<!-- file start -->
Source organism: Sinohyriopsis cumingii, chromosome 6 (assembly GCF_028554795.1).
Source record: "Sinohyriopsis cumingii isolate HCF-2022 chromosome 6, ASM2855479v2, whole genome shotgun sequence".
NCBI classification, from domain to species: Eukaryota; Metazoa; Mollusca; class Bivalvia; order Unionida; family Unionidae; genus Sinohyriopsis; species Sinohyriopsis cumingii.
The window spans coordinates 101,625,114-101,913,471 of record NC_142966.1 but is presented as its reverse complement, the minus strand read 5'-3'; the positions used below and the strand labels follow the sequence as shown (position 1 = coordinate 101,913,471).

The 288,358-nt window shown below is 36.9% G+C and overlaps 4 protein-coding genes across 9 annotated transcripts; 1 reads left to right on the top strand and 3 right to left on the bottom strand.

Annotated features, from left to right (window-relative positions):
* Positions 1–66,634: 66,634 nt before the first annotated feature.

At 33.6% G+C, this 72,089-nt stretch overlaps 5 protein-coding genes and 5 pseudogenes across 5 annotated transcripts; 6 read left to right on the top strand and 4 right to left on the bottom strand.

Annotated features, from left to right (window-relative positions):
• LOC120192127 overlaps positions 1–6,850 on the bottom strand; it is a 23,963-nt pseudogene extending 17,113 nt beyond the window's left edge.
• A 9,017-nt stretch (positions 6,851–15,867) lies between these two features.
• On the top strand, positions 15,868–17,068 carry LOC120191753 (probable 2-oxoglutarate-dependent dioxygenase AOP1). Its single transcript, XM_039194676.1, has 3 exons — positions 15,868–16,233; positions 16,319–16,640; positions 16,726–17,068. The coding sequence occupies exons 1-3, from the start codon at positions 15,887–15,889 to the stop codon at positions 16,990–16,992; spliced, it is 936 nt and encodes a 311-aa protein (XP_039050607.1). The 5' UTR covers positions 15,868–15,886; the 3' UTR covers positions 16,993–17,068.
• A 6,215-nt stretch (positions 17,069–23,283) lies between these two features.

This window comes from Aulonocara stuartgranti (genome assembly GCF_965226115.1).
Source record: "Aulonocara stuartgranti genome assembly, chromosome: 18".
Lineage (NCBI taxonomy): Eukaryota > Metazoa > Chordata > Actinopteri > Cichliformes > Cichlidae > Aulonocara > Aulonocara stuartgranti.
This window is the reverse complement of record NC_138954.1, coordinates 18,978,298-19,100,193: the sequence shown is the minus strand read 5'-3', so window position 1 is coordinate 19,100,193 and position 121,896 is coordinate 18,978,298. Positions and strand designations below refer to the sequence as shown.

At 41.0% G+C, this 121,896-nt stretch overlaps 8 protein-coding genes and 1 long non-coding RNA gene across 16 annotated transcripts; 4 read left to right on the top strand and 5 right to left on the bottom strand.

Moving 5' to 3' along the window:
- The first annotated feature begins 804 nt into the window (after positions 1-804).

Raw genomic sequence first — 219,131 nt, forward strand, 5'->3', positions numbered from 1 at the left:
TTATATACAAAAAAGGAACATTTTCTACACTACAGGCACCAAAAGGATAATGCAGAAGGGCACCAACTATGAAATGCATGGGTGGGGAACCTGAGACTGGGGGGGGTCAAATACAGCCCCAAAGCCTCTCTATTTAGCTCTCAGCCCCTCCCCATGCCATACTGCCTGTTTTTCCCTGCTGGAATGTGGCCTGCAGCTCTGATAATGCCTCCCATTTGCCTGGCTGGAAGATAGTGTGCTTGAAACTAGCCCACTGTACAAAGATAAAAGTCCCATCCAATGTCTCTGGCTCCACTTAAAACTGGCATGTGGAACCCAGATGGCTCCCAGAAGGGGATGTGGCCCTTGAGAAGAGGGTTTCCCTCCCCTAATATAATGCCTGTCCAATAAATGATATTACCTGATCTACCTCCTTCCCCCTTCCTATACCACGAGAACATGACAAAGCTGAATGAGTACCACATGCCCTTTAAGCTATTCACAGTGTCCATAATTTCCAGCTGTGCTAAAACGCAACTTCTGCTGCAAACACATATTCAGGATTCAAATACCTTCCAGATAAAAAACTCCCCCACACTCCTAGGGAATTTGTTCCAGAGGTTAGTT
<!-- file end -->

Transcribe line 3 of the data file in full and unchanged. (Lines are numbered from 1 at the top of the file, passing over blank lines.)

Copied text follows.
NCBI classification, from domain to species: Eukaryota; Metazoa; Mollusca; class Bivalvia; order Unionida; family Unionidae; genus Sinohyriopsis; species Sinohyriopsis cumingii.